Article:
Rise and Demise of the New Public Management
Essay: The Rise and Demise of the New Public Management. By Wolfgang Drechsler (University of Tartu and Tallinn University of Technology, Estonia), 2005
Critique of the neoliberal approaches to the state.
"Within the public sphere, the most important reform movement of the last quarter of a century has been the New Public Management (NPM). It is of particular interest in the post-autistic economics (pae) context because NPM largely rests on the same ideology and epistemology as standard textbook economics (STE) is based (for my take on this, see Drechsler 2000), and it has had, and still has, similar results. Already more on the defensive within public administration (PA) than STE is within economics, NPM also shows that such major paradigm shifts in theory and policy may actually happen. In addition, it occasionally appears that pae-oriented scholars have overlooked the fact that some features in public management reform, state organization, and the economic interpretation of state functions that they advocate – from “Good Governance” to “efficiency” as a goal in itself – actually belong into the “other camp” and by and large have a disastrous effect on “industrial” and “developing” countries alike, although the consequences for the latter are much more severe.
NPM is the transfer of business and market principles and management techniques from the private into the public sector, symbiotic with and based on a neo-liberal understanding of state and economy. The goal, therefore, is a slim, reduced, minimal state in which any public activity is decreased and, if at all, exercised according to business principles of efficiency. NPM is based on the understanding that all human behavior is always motivated by self-interest and, specifically, profit maximization. Epistemologically, it shares with STE the quantification myth, i.e. that everything relevant can be quantified; qualitative judgments are not necessary. It is popularly denoted by concepts such as project management, flat hierarchies, customer orientation, abolition of career civil service, depolitization, total quality management, and contracting-out.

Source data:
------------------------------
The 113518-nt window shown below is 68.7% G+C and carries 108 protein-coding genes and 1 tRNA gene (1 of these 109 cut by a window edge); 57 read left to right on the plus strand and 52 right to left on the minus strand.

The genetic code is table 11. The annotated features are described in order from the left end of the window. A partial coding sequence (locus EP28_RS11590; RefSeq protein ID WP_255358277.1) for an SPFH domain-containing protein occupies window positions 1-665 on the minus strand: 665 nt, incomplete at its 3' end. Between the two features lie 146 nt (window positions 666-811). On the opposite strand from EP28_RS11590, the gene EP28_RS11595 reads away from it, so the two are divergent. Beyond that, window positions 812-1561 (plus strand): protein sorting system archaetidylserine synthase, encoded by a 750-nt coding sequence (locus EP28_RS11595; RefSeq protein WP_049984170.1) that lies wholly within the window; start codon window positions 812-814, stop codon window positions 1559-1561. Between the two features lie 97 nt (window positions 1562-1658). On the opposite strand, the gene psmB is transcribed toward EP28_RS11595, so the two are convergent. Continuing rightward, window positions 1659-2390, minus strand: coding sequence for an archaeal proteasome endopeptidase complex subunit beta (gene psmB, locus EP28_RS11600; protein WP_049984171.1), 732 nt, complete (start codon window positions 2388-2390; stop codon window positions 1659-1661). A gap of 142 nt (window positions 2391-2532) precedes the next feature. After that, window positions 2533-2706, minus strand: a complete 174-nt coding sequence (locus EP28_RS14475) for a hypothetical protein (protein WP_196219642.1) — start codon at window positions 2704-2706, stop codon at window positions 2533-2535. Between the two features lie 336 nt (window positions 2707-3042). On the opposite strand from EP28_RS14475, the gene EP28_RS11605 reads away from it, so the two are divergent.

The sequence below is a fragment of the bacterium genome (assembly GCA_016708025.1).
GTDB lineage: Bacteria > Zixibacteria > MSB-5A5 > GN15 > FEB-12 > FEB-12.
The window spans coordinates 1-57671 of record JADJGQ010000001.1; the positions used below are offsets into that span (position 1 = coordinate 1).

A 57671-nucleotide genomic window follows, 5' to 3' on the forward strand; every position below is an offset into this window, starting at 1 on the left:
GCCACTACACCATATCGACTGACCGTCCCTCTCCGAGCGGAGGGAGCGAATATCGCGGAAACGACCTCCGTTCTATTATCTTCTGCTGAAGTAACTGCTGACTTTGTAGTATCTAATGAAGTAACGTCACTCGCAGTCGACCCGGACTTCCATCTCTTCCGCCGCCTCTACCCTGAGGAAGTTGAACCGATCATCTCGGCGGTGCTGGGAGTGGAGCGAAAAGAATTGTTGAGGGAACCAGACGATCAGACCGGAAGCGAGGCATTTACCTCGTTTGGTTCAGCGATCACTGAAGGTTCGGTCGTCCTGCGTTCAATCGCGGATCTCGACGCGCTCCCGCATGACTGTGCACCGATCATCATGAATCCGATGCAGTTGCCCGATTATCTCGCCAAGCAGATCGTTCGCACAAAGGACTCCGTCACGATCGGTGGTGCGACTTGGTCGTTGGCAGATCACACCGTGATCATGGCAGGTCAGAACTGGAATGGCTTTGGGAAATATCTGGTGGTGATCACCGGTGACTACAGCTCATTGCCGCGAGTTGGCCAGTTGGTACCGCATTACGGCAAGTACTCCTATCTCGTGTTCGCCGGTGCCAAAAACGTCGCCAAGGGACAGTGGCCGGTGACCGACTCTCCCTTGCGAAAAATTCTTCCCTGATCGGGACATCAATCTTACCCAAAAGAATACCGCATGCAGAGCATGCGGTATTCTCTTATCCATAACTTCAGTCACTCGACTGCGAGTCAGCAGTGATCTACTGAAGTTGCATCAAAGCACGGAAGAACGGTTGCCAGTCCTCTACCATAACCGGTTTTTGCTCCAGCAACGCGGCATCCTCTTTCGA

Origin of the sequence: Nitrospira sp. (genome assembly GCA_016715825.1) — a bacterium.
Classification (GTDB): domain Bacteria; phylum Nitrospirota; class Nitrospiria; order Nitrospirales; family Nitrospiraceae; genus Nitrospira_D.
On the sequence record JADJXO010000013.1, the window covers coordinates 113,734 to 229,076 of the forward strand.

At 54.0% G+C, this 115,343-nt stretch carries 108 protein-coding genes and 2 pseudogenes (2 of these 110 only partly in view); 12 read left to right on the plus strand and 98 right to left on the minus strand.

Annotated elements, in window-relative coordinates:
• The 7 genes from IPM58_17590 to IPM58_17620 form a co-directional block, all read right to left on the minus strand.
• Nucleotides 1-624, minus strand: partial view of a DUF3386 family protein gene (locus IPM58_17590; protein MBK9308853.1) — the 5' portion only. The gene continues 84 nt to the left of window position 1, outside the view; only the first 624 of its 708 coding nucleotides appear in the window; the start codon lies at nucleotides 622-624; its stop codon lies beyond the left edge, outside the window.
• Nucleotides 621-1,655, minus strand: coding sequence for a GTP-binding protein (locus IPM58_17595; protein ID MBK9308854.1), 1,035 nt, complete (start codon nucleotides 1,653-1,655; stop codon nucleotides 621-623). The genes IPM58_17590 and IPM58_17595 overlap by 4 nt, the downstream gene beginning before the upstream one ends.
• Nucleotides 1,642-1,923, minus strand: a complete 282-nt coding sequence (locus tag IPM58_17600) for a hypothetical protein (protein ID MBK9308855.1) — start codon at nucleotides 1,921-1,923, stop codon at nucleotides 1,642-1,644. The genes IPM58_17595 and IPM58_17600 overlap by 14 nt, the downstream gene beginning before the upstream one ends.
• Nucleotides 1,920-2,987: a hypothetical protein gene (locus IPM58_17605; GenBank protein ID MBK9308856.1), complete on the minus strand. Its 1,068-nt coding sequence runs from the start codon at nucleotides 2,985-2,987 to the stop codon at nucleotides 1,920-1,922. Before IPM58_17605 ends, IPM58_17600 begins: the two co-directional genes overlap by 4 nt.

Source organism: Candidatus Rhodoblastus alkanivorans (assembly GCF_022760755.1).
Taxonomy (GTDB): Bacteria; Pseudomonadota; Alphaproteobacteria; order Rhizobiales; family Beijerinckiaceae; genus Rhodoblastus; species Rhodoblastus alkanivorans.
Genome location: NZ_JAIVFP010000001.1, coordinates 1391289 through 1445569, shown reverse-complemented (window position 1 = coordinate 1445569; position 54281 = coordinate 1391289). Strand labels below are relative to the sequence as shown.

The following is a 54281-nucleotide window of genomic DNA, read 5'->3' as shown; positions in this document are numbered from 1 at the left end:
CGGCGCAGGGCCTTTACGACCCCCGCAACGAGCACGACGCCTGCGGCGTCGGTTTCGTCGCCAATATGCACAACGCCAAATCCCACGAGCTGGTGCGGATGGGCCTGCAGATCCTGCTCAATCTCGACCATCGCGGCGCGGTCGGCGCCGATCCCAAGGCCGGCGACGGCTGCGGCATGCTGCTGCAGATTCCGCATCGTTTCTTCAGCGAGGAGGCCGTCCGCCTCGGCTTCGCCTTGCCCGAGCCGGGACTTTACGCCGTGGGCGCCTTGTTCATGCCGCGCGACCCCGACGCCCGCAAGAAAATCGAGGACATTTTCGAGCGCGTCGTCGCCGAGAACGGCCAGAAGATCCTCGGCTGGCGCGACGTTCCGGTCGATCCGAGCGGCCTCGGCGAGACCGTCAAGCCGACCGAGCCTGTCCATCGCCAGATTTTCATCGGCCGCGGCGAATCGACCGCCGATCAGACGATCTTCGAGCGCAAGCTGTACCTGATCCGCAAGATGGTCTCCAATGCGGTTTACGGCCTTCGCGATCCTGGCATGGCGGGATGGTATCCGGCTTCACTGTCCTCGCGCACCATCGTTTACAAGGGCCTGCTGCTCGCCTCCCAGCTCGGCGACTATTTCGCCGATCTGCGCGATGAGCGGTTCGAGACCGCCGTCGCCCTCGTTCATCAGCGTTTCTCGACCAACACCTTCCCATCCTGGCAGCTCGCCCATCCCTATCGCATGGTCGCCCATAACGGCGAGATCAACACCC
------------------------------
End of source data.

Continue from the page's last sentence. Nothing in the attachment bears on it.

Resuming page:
NPM comes from Anglo-America, and it was strongly pushed by most of the International Finance Institutions (IFI’s) such as the World Bank and the IMF. It originates from the 1980s with their dominance of neo-liberal governments (especially Thatcher and Reagan) and the perceived crisis of the Welfare state, but it came to full fruition in the early 1990s. NPM is part of the neo-classical economic imperialism within the social sciences, i.e. the tendency to approach all questions with neo-classical economic methods." (http://www.paecon.net/PAEReview/issue33/Drechsler33.htm)